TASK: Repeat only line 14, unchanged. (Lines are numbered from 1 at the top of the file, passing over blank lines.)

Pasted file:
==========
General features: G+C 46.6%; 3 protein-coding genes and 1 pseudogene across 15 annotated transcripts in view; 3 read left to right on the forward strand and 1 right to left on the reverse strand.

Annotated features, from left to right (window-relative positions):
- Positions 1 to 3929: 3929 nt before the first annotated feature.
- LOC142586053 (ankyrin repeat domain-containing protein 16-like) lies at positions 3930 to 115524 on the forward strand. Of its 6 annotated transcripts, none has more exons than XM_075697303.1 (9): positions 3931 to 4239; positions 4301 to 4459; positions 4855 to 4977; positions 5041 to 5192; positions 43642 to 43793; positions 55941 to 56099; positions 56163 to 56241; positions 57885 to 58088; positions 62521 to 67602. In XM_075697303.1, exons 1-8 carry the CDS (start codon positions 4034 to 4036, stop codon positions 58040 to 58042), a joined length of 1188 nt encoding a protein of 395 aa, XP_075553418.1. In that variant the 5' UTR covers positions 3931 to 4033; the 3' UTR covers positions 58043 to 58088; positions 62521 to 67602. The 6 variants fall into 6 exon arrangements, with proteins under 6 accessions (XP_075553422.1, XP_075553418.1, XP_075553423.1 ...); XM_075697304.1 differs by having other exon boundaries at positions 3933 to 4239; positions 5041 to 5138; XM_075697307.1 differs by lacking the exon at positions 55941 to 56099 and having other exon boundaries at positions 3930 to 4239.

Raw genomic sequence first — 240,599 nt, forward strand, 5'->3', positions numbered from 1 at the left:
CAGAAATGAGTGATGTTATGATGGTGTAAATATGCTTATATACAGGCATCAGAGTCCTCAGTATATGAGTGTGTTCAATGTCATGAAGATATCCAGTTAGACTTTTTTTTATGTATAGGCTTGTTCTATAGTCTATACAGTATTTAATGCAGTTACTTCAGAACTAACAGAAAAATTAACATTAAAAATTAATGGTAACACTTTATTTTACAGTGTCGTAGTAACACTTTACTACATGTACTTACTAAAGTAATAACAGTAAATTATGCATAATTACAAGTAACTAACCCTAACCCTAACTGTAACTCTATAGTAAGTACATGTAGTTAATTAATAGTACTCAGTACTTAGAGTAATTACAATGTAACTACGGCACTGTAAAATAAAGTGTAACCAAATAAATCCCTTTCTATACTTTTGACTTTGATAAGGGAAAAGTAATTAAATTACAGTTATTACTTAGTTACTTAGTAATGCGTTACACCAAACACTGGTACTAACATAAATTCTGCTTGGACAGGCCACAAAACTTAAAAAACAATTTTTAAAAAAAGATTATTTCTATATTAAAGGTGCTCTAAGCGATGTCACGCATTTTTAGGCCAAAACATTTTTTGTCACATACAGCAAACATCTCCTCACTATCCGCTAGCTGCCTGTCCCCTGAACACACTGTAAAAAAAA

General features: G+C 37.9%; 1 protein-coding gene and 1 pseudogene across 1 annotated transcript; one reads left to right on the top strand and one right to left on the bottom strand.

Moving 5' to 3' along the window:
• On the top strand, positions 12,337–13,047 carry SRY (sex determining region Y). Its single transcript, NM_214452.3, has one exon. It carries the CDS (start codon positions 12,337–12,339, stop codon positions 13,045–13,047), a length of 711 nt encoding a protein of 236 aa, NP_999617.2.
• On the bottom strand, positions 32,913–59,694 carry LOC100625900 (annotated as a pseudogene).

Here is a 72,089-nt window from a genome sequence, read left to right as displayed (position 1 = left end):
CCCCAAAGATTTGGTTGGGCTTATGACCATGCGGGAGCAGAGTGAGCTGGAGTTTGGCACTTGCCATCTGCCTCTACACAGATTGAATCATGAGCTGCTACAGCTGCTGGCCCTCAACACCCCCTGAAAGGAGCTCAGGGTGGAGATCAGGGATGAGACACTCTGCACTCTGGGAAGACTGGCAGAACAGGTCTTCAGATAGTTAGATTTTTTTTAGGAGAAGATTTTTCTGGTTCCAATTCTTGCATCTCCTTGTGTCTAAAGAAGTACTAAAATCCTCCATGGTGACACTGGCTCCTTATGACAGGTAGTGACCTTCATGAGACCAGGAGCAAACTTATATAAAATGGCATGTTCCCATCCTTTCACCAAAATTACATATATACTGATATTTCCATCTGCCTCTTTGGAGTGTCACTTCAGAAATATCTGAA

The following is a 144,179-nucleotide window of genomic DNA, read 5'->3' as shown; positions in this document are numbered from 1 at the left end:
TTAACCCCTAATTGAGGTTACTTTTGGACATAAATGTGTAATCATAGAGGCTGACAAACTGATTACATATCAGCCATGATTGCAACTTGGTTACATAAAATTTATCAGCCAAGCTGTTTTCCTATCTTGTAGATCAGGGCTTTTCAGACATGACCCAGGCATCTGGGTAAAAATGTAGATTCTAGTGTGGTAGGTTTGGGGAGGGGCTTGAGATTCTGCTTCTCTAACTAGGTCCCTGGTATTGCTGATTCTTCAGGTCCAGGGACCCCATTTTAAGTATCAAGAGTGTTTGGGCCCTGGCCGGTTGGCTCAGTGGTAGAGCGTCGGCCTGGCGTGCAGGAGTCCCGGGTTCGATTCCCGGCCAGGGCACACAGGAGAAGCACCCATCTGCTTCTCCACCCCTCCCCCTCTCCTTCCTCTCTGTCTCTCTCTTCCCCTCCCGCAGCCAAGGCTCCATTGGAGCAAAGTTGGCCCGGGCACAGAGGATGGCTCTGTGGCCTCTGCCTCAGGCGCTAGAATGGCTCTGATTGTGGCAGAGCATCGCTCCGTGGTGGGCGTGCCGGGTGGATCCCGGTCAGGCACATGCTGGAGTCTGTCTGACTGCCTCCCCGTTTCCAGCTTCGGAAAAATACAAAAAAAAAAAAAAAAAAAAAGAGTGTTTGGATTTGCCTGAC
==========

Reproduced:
TTAACCCCTAATTGAGGTTACTTTTGGACATAAATGTGTAATCATAGAGGCTGACAAACTGATTACATATCAGCCATGATTGCAACTTGGTTACATAAAATTTATCAGCCAAGCTGTTTTCCTATCTTGTAGATCAGGGCTTTTCAGACATGACCCAGGCATCTGGGTAAAAATGTAGATTCTAGTGTGGTAGGTTTGGGGAGGGGCTTGAGATTCTGCTTCTCTAACTAGGTCCCTGGTATTGCTGATTCTTCAGGTCCAGGGACCCCATTTTAAGTATCAAGAGTGTTTGGGCCCTGGCCGGTTGGCTCAGTGGTAGAGCGTCGGCCTGGCGTGCAGGAGTCCCGGGTTCGATTCCCGGCCAGGGCACACAGGAGAAGCACCCATCTGCTTCTCCACCCCTCCCCCTCTCCTTCCTCTCTGTCTCTCTCTTCCCCTCCCGCAGCCAAGGCTCCATTGGAGCAAAGTTGGCCCGGGCACAGAGGATGGCTCTGTGGCCTCTGCCTCAGGCGCTAGAATGGCTCTGATTGTGGCAGAGCATCGCTCCGTGGTGGGCGTGCCGGGTGGATCCCGGTCAGGCACATGCTGGAGTCTGTCTGACTGCCTCCCCGTTTCCAGCTTCGGAAAAATACAAAAAAAAAAAAAAAAAAAAAGAGTGTTTGGATTTGCCTGAC